The International Energy Agency (IEA) has posited that for any reasonable 2050 targets for atmospheric carbon dioxide nearly 40% of the mitigation has to be from energy efficiency.  Their most recent forecast calls for 57% of carbon mitigation by 2030 as being from energy efficiency (and interestingly only 10% from carbon sequestration).  Undoubtedly this will in large measure be accomplished with engineering designs that provide the same utility for less energy. This has been the case with up to 90% reduction in standby power of household appliances through the simple expedient of low energy power supplies and modified circuitry.  Since standby power constitutes 10% or so of all electricity usage in IEA countries, this is a huge gain.  The Energy Star and similar efforts have produced further results, although some of these fall in a different bucket, that of the same utility at a somewhat greater price.  In the case of compact fluorescent bulbs, the initial price is higher but the life cycle cost is lower.  Now this begins to get into the realm of decision science because the consumer is required to understand and appreciate life cycle costing.  We are firmly in it for cases where the costs are substantially higher, as in the case of hybrid vehicles. Electric cars will get squarely into the behavioral arena from the standpoint of range anxiety, which is roughly defined as the fear of running out of charge.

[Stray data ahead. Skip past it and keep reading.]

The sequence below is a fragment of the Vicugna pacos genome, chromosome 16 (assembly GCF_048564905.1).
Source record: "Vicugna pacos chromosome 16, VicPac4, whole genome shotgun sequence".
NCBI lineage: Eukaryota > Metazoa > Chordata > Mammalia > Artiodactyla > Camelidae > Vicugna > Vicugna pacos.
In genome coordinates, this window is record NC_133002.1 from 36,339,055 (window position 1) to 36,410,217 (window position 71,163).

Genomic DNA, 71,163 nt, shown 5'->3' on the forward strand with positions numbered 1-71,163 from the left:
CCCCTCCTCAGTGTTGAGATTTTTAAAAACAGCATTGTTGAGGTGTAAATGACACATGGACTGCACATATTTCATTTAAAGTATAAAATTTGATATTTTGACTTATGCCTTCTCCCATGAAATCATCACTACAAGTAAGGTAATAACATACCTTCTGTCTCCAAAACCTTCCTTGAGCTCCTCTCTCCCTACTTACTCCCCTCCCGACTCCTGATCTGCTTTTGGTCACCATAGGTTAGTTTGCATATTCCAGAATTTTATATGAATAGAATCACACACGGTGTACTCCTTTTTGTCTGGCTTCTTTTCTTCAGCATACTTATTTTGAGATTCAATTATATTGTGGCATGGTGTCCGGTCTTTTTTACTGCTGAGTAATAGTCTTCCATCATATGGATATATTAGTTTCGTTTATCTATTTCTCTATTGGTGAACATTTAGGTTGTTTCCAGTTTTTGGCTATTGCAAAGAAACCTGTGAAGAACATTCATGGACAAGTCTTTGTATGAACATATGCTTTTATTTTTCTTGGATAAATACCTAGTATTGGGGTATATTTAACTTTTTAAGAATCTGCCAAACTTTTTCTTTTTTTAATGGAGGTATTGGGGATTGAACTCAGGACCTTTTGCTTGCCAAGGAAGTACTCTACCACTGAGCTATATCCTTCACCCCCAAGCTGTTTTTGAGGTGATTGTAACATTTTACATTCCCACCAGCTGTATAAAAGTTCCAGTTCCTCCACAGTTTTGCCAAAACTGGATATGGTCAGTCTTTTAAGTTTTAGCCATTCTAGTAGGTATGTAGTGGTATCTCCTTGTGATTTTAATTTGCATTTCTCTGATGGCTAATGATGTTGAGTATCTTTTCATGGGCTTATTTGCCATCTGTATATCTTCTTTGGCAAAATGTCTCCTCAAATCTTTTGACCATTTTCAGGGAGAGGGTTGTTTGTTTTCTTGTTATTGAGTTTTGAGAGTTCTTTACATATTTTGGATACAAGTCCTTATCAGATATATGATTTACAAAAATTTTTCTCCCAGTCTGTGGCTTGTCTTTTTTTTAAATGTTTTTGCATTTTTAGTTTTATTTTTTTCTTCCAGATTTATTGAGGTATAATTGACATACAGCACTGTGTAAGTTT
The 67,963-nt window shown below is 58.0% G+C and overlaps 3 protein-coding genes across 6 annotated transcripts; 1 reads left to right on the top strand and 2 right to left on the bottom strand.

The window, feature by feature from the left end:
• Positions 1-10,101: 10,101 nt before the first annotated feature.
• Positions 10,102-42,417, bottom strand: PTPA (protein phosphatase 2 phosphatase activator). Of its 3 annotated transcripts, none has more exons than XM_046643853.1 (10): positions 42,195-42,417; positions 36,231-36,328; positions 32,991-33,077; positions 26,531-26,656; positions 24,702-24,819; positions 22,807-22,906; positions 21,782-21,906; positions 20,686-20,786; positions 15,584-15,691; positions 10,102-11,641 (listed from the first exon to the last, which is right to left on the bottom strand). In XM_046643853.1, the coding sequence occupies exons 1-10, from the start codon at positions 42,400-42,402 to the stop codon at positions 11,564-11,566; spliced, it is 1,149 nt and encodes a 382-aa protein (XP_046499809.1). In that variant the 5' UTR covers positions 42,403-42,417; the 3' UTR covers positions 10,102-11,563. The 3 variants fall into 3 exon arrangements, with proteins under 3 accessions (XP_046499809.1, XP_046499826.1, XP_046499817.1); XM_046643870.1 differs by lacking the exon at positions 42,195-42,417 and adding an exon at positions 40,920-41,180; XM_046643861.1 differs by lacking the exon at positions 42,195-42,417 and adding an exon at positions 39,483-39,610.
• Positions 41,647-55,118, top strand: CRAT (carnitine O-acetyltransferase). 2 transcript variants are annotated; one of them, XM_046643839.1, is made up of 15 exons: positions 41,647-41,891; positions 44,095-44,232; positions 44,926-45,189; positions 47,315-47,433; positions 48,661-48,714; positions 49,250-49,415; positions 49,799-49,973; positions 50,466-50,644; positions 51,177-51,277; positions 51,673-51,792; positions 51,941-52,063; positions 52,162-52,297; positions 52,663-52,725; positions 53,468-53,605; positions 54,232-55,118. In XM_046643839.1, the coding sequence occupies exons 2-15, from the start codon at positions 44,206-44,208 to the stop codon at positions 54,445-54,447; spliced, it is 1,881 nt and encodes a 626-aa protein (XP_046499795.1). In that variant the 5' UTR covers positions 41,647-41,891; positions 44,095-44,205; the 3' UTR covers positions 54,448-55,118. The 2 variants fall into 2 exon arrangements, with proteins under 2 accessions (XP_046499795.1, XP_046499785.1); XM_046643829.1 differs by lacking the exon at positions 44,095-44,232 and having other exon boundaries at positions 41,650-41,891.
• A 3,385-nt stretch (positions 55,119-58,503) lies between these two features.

Electrification of transportation is an RTEC priority because we see it as the fastest route to energy security through making electricity fungible with oil.  Furthermore, well to wheel efficiency of electric cars is about 45% better than that of conventional cars and the tail pipe emissions are zero, although the burden is shifted to the power producer, where it is more tractable.  Consequently, enabling the public’s acceptance of electric cars is an RTEC priority.